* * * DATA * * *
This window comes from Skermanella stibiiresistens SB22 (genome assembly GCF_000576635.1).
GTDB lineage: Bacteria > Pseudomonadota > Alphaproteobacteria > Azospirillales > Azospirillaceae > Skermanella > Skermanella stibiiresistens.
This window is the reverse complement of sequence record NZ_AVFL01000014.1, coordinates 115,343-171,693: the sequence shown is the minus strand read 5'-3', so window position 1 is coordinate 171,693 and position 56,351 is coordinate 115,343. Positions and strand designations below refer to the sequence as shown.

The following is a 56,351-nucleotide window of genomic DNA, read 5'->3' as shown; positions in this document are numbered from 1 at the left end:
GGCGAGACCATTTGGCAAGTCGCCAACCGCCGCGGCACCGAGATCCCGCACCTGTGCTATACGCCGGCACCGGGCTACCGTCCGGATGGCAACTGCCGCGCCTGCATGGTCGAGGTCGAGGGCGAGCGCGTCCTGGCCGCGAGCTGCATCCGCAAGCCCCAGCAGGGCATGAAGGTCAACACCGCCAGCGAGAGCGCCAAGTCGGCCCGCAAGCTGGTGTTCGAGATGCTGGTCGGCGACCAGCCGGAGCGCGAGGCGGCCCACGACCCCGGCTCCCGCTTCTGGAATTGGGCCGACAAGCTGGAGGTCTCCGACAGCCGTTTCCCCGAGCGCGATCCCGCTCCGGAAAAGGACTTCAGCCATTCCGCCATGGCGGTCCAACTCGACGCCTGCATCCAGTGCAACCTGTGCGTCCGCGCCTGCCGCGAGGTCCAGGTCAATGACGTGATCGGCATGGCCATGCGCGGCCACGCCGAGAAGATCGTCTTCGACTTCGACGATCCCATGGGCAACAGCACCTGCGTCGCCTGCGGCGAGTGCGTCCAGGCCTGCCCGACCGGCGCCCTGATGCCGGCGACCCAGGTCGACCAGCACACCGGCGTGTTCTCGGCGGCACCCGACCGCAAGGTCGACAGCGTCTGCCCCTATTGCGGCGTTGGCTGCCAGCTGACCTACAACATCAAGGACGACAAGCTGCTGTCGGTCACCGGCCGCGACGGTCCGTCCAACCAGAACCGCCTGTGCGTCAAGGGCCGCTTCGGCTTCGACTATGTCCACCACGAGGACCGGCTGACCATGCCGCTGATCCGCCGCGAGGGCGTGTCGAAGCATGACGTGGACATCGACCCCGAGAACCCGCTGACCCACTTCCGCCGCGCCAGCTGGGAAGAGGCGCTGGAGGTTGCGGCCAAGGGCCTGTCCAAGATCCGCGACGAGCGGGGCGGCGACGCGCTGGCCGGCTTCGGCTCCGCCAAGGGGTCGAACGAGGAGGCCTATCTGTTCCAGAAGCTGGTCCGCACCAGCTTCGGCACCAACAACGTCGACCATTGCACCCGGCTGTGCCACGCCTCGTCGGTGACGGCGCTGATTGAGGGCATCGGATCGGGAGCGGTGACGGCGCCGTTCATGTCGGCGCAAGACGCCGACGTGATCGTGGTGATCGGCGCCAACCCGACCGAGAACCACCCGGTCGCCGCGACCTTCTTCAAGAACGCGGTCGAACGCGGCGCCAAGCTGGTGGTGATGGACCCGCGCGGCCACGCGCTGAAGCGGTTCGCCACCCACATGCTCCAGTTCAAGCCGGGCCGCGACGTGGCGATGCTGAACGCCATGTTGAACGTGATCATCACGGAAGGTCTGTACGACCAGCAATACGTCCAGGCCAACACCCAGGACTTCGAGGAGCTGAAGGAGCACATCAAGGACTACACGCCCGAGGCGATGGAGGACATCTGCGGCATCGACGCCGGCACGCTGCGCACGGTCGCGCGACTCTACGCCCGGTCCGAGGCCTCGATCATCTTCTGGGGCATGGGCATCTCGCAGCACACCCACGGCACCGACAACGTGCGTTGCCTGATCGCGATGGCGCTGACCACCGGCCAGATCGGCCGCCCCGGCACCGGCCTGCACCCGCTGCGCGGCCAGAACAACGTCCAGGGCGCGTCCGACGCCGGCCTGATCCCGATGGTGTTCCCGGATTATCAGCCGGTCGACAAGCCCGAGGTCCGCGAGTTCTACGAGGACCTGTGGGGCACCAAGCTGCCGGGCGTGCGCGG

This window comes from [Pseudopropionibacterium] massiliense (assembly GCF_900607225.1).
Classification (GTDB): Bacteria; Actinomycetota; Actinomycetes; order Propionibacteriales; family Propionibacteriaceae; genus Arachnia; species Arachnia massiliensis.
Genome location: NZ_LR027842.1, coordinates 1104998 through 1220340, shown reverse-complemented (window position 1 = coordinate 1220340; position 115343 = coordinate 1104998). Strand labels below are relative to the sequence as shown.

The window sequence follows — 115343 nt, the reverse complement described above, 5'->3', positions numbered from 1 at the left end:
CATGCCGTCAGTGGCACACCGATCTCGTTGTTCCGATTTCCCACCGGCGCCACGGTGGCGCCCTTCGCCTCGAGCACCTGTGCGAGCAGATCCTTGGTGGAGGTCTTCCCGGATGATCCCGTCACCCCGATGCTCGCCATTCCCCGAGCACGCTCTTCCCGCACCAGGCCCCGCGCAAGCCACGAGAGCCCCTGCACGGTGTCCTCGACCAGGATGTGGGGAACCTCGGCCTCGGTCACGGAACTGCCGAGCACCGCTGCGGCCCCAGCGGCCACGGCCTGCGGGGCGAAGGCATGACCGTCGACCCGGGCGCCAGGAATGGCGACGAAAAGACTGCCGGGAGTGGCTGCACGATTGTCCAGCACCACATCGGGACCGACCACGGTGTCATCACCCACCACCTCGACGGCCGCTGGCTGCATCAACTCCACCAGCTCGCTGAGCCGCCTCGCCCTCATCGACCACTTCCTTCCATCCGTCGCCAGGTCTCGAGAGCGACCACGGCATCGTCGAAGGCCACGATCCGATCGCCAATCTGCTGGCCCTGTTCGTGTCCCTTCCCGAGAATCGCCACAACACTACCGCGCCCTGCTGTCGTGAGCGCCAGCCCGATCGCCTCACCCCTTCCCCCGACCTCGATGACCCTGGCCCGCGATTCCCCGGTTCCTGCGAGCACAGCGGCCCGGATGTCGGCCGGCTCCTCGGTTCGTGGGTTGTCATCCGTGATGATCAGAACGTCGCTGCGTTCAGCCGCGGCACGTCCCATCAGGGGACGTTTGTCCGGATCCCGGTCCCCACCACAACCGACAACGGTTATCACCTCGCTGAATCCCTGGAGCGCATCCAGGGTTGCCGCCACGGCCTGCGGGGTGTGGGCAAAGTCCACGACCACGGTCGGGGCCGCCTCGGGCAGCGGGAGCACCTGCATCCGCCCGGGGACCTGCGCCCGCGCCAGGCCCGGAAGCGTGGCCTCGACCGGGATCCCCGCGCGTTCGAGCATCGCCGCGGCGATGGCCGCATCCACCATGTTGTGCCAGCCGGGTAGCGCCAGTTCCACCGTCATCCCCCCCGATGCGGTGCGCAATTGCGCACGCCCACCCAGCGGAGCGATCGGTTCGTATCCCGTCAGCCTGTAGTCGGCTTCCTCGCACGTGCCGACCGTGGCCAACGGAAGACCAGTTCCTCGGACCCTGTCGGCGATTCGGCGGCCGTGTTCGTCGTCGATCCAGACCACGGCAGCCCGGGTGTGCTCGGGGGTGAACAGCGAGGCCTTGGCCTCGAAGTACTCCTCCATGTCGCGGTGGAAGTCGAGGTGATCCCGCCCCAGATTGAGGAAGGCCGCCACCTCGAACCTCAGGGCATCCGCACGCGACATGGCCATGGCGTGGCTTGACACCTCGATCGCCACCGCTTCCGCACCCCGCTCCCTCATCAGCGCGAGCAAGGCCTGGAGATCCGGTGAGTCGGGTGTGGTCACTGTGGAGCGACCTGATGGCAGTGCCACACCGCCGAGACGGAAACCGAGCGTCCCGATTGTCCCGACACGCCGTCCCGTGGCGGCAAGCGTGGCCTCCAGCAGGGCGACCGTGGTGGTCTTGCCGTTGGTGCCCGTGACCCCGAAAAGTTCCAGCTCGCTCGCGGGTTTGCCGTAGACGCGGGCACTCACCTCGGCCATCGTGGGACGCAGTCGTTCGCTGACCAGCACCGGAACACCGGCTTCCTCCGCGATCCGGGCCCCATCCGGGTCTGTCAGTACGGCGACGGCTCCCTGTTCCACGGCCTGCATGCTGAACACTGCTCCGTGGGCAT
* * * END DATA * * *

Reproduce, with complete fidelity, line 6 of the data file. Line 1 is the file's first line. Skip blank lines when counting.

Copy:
This window comes from [Pseudopropionibacterium] massiliense (assembly GCF_900607225.1).